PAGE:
India and China can work together, bilaterally and in multilateral groupings, to build a secure Afghanistan
There is an air of uncertainty about the U.S.’s intentions in Afghanistan. The likelihood of an American pullout raises the spectre of instability in Afghanistan, South and Central Asia. If this happens, security could hinge on efforts made by regional powers to stabilise Afghanistan. Could China emerge as the power broker in Afghanistan? And could India help enhance Afghanistan’s security?
Like India, China never had any intention of contributing troops to NATO’s anti-Taliban campaign. But as Asia’s strongest power and challenger to the U.S., China will shed no tears if the U.S. reduces its military strength or calls it a day after 18 years of a protracted and indecisive war in Afghanistan. If the U.S. withdrawal exacerbates conflict, southern Russia will also face the threat of an extremist spillover. Therefore, Russia and its Central Asian ‘near abroad’ would be willing to expand their cooperation with China to curb insecurity. How will China deal with Pakistan, its all-weather friend which trains and exports extremists across the Durand Line? Pakistan has become a crucial link in the BRI. And China has reportedly invested billions in the China-Pakistan Economic Corridor (CPEC), which cuts across disputed territory in Pakistan-Occupied Kashmir.
Since 2011, China has continually blamed Pakistan for exporting extremists to Uighur in Xinjiang, and for extremist attacks on Chinese workers in the CPEC area. But these incidents have not affected their friendship. Could China have some leverage over Pakistan? Pakistan remained the largest recipient of Chinese arms imports (2013-17). Would China’s strategic and economic interests prompt it to press Pakistan to stop exporting terrorists across the Durand Line? These are the big questions. India supports China’s role in international negotiations on Afghanistan, the activation of the SCO-Afghanistan Contact Group and other mechanisms of dialogue and cooperation for restoration of peace and development in Afghanistan. For its part, India has certainly contributed much ‘soft power’ ranging from telecommunications to education, Bollywood movies and pop music. The building for the National Assembly was built with Indian assistance to support Afghanistan’s democracy. Indian reconstruction largesse, amounting to some $3 billion, has earned it goodwill and popularity.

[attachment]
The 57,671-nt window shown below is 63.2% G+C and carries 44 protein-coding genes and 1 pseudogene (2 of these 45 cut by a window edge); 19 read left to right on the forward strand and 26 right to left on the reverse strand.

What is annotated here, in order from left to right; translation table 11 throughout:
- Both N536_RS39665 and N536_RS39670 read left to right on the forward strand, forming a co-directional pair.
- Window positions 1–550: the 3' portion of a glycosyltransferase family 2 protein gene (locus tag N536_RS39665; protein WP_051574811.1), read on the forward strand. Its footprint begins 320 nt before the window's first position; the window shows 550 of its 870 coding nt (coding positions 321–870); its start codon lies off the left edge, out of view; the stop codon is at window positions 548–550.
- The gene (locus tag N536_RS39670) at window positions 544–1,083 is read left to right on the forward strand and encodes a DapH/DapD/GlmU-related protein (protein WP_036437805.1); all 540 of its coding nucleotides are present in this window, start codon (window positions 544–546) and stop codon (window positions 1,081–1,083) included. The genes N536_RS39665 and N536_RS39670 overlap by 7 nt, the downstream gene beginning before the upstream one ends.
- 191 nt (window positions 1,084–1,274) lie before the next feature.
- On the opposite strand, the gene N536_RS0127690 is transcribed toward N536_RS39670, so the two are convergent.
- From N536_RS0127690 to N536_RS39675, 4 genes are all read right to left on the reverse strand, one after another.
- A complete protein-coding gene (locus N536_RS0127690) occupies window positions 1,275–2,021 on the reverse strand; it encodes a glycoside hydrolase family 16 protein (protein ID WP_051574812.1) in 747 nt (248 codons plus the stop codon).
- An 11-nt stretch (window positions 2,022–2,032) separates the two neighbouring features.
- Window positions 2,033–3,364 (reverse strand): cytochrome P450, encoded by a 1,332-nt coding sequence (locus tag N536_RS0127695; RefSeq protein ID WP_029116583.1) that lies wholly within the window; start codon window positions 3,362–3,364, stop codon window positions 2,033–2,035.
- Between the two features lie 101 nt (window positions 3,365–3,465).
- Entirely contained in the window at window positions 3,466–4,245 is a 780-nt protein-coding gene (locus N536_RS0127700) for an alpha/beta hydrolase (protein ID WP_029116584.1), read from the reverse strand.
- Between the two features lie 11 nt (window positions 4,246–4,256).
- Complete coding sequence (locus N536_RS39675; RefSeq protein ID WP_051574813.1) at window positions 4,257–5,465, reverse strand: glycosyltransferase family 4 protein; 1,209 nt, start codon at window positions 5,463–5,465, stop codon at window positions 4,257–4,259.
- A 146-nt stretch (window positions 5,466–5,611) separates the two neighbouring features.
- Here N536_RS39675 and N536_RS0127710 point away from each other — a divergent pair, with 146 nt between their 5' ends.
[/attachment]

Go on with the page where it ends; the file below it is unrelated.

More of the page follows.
Sitting across the table
India, which has been against holding talks with the Taliban for a long time, finally sent two retired diplomats, at the ‘non-official level’, to join them at the Moscow peace parleys in November last year. But India’s lengthy absence from regional diplomacy has resulted in its limited contribution to the negotiations that are necessary to stabilise Afghanistan. The Afghan government would like to see India-China economic cooperation in Afghanistan that could boost progress and enhance human security. Last October, in a first, India and China started a joint training project for Afghan diplomats.
They could expand cooperation by facilitating Afghanistan’s full membership of the SCO. China’s leadership role of the SCO and contacts with all parties (the U.S., the Taliban, the Afghan government, Pakistan, Russia and the five Central Asian states) could give it a vantage in crafting a regional solution on Afghanistan. That should not prevent India and China from working together, bilaterally and in the SCO, to build a secure Afghanistan.